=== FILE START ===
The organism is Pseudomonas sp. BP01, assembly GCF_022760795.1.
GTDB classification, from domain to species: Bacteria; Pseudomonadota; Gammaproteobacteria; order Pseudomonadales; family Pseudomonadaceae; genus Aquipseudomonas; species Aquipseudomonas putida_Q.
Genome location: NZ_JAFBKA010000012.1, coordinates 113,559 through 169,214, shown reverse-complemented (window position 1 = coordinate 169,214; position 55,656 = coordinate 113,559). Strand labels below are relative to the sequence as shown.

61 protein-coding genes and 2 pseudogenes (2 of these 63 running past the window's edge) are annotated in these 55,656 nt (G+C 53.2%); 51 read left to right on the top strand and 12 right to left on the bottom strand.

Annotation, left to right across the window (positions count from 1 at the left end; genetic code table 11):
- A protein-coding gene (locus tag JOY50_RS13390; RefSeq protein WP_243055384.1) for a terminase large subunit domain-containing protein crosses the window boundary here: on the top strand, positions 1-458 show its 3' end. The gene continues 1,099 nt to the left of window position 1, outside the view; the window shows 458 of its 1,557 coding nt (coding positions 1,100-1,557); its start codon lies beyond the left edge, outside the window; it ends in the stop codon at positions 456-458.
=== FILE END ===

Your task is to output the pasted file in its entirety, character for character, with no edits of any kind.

The organism is Pseudomonas sp. BP01, assembly GCF_022760795.1.
GTDB classification, from domain to species: Bacteria; Pseudomonadota; Gammaproteobacteria; order Pseudomonadales; family Pseudomonadaceae; genus Aquipseudomonas; species Aquipseudomonas putida_Q.
Genome location: NZ_JAFBKA010000012.1, coordinates 113,559 through 169,214, shown reverse-complemented (window position 1 = coordinate 169,214; position 55,656 = coordinate 113,559). Strand labels below are relative to the sequence as shown.

61 protein-coding genes and 2 pseudogenes (2 of these 63 running past the window's edge) are annotated in these 55,656 nt (G+C 53.2%); 51 read left to right on the top strand and 12 right to left on the bottom strand.

Annotation, left to right across the window (positions count from 1 at the left end; genetic code table 11):
- A protein-coding gene (locus tag JOY50_RS13390; RefSeq protein WP_243055384.1) for a terminase large subunit domain-containing protein crosses the window boundary here: on the top strand, positions 1-458 show its 3' end. The gene continues 1,099 nt to the left of window position 1, outside the view; the window shows 458 of its 1,557 coding nt (coding positions 1,100-1,557); its start codon lies beyond the left edge, outside the window; it ends in the stop codon at positions 456-458.